This blog post is based on “A Team Approach to Patient Care,” an article published in Radiation Oncology News for Administrators, Vol 31, No 2. The publication is an SROA member benefit.
In September 2020, Jana Grienke, clinical administrator in the Department of Radiation Oncology at the University of Iowa Hospitals, was recognized as a “Healthcare Hero,” and her team approach to health care was featured in an article.
“In radiation oncology, we’re always uber focused on the safety of patients and staff, but when the pandemic started, it really did force us to have a different perspective and approach with things in the clinic,” she said. “Due to the urgency, we needed to make decisions quickly and sometimes in real time.”
This blog post is based on “Improving Interoperability Through Standardization,” an article published in Radiation Oncology News for Administrators, Vol 31, No 2. The publication is an SROA member benefit.
When clinics have separate standalone systems, often there are inefficiencies like duplication of effort, underuse of tools that can lead to errors from manual workarounds, and missing documentation. TriHealth operates five radiation therapy sites, three of which came online during the pandemic, so we needed to standardize workflows and software among all the sites.
The same distractions that interrupt office productivity also penetrate remote work environments. There can be spouses, kids, pets, laundry, and yard work to manage. So, how can you be simultaneously present and productive? By learning to set boundaries using common language and simple tools like the 5 Gears.
Medical nutrition therapy (MNT) improves patients’ ability to tolerate treatment, quality of life during and post-treatment, and survival. MNT reduces weight loss, unplanned hospitalizations, lengths of stay in hospital and breaks in treatment. More than 50 percent of cancer patients exhibit nutritional risk factors at their initial oncology visit, and roughly 80 percent of these patients experience malnutrition at some point during treatment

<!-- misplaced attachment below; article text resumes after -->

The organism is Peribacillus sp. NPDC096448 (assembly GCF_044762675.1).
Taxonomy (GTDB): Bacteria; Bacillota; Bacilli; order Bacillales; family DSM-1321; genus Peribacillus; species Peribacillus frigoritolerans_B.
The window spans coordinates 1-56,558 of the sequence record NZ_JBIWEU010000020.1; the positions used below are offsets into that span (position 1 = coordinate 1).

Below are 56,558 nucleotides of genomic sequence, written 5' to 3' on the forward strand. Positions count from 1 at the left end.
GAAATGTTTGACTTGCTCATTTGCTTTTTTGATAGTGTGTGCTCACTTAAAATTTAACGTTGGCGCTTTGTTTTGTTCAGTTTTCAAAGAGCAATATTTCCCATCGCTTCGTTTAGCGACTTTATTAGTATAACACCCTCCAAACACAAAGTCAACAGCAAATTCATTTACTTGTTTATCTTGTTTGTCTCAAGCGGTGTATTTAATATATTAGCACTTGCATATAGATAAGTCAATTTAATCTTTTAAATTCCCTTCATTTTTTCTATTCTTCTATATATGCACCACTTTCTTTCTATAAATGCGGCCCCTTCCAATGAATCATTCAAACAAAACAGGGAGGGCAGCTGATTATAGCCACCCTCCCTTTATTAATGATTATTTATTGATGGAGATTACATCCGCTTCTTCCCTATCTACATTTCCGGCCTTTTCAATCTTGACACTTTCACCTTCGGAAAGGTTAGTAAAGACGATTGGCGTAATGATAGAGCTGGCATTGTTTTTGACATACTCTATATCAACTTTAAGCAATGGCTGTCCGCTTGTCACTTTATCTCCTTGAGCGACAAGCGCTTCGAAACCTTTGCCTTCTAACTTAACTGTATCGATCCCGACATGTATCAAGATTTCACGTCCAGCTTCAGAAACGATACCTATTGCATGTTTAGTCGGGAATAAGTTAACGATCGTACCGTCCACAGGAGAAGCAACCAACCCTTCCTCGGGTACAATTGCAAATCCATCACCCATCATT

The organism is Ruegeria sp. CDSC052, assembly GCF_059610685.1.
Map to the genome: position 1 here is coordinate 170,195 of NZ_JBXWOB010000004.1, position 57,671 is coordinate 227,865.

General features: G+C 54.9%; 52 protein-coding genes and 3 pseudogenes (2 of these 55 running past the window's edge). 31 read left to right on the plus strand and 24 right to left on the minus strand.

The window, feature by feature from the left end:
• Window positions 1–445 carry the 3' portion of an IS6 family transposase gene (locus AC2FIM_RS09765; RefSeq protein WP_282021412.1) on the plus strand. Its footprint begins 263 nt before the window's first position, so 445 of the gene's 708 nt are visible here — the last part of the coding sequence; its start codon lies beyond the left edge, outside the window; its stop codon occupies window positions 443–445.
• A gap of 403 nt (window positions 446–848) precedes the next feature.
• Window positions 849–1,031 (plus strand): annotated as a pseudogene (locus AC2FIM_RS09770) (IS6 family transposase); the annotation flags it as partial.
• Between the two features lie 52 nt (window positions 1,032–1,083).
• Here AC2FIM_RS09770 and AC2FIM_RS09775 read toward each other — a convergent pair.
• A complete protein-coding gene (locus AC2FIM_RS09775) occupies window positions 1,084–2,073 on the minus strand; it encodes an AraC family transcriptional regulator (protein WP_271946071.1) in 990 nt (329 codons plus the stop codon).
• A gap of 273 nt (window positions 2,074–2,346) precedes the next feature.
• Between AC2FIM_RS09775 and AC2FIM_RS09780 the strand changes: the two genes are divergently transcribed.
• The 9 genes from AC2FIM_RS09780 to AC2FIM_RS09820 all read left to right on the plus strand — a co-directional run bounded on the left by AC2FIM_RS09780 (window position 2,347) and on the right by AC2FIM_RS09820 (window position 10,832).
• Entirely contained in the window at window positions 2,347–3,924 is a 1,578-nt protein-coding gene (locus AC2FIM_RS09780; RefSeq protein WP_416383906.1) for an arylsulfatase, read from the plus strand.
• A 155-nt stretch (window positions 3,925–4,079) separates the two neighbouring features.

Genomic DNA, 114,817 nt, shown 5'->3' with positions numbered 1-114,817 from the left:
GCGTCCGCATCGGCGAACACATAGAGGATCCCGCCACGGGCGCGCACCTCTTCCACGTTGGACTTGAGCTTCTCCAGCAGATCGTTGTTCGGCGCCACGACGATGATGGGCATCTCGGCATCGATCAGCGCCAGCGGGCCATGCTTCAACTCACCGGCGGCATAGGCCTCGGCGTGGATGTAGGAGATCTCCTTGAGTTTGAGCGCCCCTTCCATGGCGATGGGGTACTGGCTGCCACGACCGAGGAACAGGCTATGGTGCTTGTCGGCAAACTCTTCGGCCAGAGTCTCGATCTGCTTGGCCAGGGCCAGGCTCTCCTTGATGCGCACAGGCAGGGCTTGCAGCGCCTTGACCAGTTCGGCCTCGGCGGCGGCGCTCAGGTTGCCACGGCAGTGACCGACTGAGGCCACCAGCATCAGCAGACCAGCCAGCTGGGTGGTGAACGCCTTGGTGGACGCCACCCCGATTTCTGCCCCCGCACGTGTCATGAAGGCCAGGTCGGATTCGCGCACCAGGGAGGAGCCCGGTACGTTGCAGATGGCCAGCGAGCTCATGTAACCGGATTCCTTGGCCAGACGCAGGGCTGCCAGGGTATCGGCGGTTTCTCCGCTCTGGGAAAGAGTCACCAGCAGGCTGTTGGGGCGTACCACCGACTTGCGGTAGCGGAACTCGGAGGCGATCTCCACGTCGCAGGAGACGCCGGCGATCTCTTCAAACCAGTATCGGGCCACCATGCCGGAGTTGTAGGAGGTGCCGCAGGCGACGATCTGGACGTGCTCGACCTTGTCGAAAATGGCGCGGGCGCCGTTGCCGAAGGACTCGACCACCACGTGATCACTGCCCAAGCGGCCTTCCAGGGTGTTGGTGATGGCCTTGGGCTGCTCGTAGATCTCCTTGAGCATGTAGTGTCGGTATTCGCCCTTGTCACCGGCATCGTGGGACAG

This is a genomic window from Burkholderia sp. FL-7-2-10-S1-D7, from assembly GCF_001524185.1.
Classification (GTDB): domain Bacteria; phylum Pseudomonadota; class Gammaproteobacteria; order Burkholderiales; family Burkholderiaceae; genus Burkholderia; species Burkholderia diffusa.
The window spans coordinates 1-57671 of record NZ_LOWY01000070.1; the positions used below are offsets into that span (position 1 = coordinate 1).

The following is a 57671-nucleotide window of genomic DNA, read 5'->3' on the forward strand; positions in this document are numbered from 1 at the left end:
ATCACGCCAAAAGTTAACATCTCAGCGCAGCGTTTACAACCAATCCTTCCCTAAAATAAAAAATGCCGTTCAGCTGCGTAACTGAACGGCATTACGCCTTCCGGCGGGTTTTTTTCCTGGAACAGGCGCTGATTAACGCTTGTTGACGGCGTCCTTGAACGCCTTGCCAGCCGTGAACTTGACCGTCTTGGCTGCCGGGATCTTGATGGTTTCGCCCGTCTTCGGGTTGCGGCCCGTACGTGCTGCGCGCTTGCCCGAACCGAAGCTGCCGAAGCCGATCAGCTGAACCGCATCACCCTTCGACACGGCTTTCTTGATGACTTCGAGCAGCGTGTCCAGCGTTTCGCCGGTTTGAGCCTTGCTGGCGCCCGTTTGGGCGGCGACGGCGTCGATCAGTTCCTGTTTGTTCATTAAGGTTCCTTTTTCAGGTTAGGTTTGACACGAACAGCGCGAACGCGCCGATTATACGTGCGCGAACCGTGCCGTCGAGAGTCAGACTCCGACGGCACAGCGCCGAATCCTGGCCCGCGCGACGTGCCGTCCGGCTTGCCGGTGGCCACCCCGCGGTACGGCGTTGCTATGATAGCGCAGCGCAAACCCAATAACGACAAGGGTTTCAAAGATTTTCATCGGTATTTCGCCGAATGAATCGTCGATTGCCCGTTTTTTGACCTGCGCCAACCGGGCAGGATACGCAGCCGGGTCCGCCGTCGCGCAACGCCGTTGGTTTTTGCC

Sitting is the new smoking. I’m sure you’ve heard that one before. With more and more people working from home, and with laptops, cell phones and email, the lines between our work lives and home lives have most definitely blurred, which leads to longer working days and more hours spent “logged in.”
While studies have shown that we are not necessarily sitting more than our prehistoric predecessors we also aren’t getting up and moving around as much as we once did. Sure, we can buy a standing desk, or sit on an exercise ball while we work to mitigate some of the negative effects of sitting, but a better strategy might be to incorporate short periods of movement during the day.
March is Women’s History Month, a time to recognize the vital role of women in American history.
SROA’s Connect community offers members a platform to ask each other questions, share ideas, or, as the website says, “connect and collaborate.” We asked our Community members what women inspire them in honor of Women’s History Month. Here is a sampling of some of the responses we received.
People want to feel valued, heard, and understood in every environment. So, how do you know which team members want to be led in which way? First, seek to understand yourself, then seek to understand others. The way you communicate will lead to building or destroying your workplace culture.
Given the growing number of survivors––22.1 million survivors of cancer by 2030 according to American Cancer Society estimates––specific services will be needed to deal with long-term side effects and tools to help them maintain their quality of life.